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Cracked Fingerboard - Can You Believe This?

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Cuz' I can't!!! I couldn't believe it yesterday, and still can't today.

Looks good so far right?


Well, not anymore :D:DB)



I always set my drill press stop to 1.5mm, which is the binding thickness. I never, never drill through the fingerboard. I was drilling the last side dot, and then crack; a large piece of the board pops up! God damn it!! This is the first time something like that happens. I knew from the beginning that this board would be troublesome. It was very brittle, I mean, more brittle than your usual ebony board, when I routed the edges. Very dry I should say.

This is the kind of things that pisses me off so bad that I wanna stop, and take a long break you know. But I can't. I got a customer waiting for his guitar.

It cracked pretty clean so I thought about glueing it back. It often do repairs on cracked board, but nothing as bad as this! Some black CA should keep it in place, but I'm afraid it might pop up again when I press the frets in.. I don't know.. What do you think? I can do another board, but this one was very attractive. I'll do my best to save that poor board :D

Well, any help, or condoleances, would be really appreciated! B)

Edited by MescaBug
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I've seen big name production guitars, where I could tell pieces almost that size had popped off the board during production and they glued the piece back.

I don't think colored glue is needed when all the wood is still there.

I would probably press the piece back in place, stick some .020" thick teflon in the fret slots, and wick a bunch of water thin CA around it.

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After seeing some of the repairs Frank Ford has managed on his site, I'd bet you could fix that fairly well. I'm sure there are a few here that have done fingerboard repairs like this that could offer some help /edit/ like soapbarstrat. I've seen a few of these threads, can't remember off hand one I have in mind, maybe it was southpa who fixed up a fretboard that was in poor shape and it turned out great and I think it was a much lighter colored rosewood board. Best of luck. J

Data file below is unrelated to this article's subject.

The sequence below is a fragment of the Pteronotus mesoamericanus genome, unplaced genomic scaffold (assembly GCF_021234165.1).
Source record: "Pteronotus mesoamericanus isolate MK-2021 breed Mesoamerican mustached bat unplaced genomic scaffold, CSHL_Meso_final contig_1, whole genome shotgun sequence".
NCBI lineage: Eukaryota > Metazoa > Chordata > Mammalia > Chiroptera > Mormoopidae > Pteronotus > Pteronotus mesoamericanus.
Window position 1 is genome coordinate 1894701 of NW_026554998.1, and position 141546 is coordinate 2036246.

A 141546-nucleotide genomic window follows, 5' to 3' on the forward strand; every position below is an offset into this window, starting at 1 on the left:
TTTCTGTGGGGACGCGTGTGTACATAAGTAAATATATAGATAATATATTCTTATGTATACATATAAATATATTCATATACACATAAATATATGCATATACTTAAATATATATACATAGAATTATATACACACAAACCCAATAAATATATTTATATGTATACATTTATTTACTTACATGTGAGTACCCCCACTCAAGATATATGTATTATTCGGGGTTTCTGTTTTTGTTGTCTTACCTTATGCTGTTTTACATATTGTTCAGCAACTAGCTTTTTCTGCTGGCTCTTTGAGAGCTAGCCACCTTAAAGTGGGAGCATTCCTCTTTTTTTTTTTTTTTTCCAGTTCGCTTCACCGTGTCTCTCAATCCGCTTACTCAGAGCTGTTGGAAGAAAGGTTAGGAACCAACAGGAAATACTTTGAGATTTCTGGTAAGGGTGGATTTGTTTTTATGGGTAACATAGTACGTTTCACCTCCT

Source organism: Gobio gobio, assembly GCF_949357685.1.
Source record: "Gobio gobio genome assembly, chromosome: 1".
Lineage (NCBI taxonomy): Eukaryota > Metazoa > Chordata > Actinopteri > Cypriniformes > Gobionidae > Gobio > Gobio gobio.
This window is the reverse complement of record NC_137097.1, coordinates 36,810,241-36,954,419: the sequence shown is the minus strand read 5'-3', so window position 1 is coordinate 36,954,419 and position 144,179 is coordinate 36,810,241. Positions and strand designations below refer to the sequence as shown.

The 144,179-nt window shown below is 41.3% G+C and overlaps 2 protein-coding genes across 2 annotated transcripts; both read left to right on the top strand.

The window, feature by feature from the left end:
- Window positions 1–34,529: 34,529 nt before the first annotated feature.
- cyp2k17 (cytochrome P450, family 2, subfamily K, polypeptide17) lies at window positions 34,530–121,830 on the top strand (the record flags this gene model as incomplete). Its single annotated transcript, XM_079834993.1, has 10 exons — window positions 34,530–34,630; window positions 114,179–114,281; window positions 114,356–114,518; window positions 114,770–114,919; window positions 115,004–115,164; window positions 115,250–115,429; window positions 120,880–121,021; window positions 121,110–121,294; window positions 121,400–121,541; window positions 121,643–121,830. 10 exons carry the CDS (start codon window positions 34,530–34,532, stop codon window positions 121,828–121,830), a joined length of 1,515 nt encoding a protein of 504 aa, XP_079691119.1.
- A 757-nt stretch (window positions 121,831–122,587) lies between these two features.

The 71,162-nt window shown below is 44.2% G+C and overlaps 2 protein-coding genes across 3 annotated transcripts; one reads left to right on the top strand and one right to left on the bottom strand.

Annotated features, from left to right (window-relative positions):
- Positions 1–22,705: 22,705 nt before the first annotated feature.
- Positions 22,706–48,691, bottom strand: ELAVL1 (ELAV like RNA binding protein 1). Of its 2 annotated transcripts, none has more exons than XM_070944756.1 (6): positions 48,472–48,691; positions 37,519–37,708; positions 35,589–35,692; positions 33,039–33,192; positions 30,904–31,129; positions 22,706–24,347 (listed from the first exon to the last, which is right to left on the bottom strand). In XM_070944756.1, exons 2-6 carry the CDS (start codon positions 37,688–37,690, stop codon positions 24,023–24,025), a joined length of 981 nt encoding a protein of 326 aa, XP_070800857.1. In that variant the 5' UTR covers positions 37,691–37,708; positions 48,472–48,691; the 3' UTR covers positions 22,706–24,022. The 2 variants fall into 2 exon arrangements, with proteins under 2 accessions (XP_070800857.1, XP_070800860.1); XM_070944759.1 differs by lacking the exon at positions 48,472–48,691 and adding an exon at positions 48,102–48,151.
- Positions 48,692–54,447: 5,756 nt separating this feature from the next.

Edited by jmrentis
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Ca glue... hold it in for 30sec and you're done. No one will ever know except you... and us :D

With Ebony, cracking & chipping is always an issue with old or dry boards.

I just re-fretted a '74 LP Custom and the stupid board chipped when taking the frets out AND putting the new frets in. What a biatch! Having to repair chips with frets in place is no fun, let me tell you.

One of the things I would suggest before fretting it, is to oil the board a couple of times with some kind of Fret board Conditioner or plain old Lemon Oil. That should help with getting a bit of humidity back in there

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First of all, my condolences.

I have been there for cracking fingerboards beyond repair.

I would say go ahead and glue it and see if it will take the fret job.

If so great, if not I guess you have to remove it from the neck and do another.

At any rate, I would not hide the fact from the customer.

Maybe call and tell them about the situation and ask their opinion.

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I would repair that. much as saopbarstrat suggested(thinned CA, lay down something that the CA won't stick to , and clamp *leave it clamped for a spell thinned CA in any volume does not set as fast as a drop, but I am sure you know that). I would be concerned about the light colored wood binding also. Thin CA will wick very freely, and can make a noticable discoloration in the surrounding wood (especially light colored woods). Might be a good idea to wipe a light coat of 2lb. cut shellac on the binding to avoid discoloration. I am sure your not going to flood the area too heavy, and you may not get much CA on that binding, but it does make for nasty spotting if a little too much finds its way to it. I learned the hard way about how CA contaminates and discolors light colored woods when it wicks around, and shellac has really helped to control this for me.


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the chip is an easy repair like stated above... but the fact its noticably more brittle than other ebony means you need to be real carefull when fretting. the idea to try and recondition it slightly with a few coats of oil may help with that

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Thanks Rich.

This is white plastic binding. It may look like light colored wood because some ebony dust got on it. And the pictures are bad!

I usually don't apply anything on the fingerboard until the final stage, but I will definitely use some oil on this one. This wood came from a different supplier.. The wood I order from my main supplier is always the same consistency. I was caught off guard this time. My mistake. Should I've been more careful!

And by the way, the chip is there on the first picture :D I carefully placed it so it doesn't appear. Apparently, nobody noticed, which is a good thing. It cracked right in the middle of a streak. Very hard to see.

Edited by MescaBug
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